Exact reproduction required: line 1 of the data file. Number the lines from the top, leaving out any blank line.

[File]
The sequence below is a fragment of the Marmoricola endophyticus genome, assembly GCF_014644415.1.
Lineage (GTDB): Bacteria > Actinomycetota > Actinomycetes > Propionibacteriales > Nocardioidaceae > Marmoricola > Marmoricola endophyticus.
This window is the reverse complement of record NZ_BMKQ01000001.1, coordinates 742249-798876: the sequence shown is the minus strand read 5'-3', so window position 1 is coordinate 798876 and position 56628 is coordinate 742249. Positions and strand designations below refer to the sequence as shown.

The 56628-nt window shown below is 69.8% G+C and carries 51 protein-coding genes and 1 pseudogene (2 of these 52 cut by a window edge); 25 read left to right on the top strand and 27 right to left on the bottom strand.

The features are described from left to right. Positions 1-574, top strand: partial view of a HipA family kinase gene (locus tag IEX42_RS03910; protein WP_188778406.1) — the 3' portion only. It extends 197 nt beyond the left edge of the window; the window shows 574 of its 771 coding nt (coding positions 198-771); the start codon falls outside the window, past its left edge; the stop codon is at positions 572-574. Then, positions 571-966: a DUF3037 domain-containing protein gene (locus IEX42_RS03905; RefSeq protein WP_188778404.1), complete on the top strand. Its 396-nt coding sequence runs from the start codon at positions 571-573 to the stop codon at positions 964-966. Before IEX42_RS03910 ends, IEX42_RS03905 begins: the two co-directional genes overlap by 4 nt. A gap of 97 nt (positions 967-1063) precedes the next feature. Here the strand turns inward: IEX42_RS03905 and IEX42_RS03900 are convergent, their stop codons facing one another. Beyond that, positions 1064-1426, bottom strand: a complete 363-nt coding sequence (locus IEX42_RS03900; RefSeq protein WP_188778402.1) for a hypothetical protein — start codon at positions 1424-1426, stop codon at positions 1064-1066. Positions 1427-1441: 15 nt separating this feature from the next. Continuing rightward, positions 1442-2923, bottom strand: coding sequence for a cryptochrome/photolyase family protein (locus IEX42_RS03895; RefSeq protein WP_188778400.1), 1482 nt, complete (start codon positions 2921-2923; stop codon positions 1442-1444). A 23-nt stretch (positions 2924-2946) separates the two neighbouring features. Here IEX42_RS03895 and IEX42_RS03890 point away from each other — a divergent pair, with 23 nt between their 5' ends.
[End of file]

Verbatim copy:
The sequence below is a fragment of the Marmoricola endophyticus genome, assembly GCF_014644415.1.